After the recent wonderful news that new coronavirus infections in Italy and Spain were slowing, global equity markets have opened lower this morning after both the UK and New York reported an increase in daily deaths from the virus.
Unfortunately, because equity markets hate uncertainty, they are currently trading on every news headline – and as such we expect equity market volatility to remain elevated.
It is safe to say that we can all see the evidence of the economic damage that is being inflicted as the global economy has effectively hit a brick wall thanks to the coronavirus lockdown and containment measures.
As such it is obvious that the global economy is currently entering its deepest recession in decades and as a result we are set to see some horrendous economic data and substantial falls in company profitability.
Given our positivity (we see plenty of long-term opportunities in equity markets), versus the economic outlook, you may be questioning our sanity. However, given the speed and magnitude of the recent equity market falls, we believe that equity markets have now already priced-in all this bad economic and company news and then some – in fact, we believe that markets are pricing-in the worst possible case scenario, i.e. a severe and protracted economic downturn, rather than, as we expect, a sharp, but short recession and a V-shaped recovery.
We all know that consumer spending will be restrained for several months; and that we are many months away from the ultimate peak in unemployment; GDP will turn negative; and sporting events such as Wimbledon have been cancelled and the Summer Olympics has been postponed until 2021. But when the lockdowns are lifted and the economy reopens, consumer confidence and spending will quickly recover thanks to the incredible stimulus response from government and central banks, which will help cushion the pain for companies and furloughed employees – and as the consumer accounts for around two-thirds of the US and UK economies, economic growth will therefore quickly turn positive.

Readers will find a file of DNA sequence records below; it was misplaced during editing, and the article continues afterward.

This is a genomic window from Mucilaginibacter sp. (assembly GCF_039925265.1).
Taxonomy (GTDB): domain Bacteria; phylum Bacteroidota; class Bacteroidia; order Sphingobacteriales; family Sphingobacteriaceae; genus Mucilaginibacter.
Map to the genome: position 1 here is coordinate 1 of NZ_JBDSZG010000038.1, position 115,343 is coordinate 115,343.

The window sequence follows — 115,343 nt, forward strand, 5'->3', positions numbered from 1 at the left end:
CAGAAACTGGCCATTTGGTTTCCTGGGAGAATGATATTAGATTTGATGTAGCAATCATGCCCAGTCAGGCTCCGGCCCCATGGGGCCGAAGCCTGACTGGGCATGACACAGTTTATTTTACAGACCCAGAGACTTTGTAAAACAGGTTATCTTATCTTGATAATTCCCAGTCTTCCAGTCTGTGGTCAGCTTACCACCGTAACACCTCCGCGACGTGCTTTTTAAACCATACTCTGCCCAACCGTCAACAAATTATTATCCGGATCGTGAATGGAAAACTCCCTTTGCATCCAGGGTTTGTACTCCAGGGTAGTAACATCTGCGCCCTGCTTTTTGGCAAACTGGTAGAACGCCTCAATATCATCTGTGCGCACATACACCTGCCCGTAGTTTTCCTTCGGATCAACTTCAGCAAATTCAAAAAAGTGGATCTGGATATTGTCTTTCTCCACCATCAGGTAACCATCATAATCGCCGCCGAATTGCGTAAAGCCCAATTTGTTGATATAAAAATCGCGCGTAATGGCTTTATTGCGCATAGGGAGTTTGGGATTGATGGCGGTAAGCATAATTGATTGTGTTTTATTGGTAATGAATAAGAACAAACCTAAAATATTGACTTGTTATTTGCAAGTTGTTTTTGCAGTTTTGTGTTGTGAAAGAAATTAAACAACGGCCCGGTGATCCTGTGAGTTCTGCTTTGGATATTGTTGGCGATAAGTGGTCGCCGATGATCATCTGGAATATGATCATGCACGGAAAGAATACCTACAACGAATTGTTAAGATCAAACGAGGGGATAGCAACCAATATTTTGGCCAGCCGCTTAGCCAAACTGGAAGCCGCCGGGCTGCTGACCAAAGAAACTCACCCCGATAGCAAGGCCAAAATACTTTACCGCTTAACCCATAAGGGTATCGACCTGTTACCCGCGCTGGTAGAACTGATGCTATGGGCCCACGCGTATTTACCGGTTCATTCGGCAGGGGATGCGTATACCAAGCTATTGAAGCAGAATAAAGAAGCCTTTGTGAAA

Additionally, as you can see from the accompanying chart, we are taking comfort in our V-shaped recovery stance from the fact that Chinese equities, while down, have held up much better as their economy is already starting to recover. For example, as we highlighted in our daily update on 31 March 2020 (please see here), Chinese PMI (Purchasing Managers’ Index) data showed that their economy was already moving back into expansion territory.
While we aren’t blinkered and remain open minded, we aren’t prepared to react to the ebb and flow of daily noise and headlines, unless it truly is new and clear evidence to the contrary of our current views – i.e. the economic backdrop is deteriorating faster and harder than we currently believe to be the case.
Consequently, we continue to look at the long-term opportunities for global equities (which have weathered and recovered from lots of negative and uncertain events in the past), as once this horrible outbreak is contained, companies will have the benefit of operating in a world full of cheap input costs (thanks to the lower oil price), a looser labour market (and therefore subdued wage growth) and an accommodating monetary policy.
As for today, our attention will be firmly on the Fed minutes from their emergency monetary policy meeting on 15 March 2020, as we will be looking at policymakers thinking and looking for clues on any potential policy responses still to come.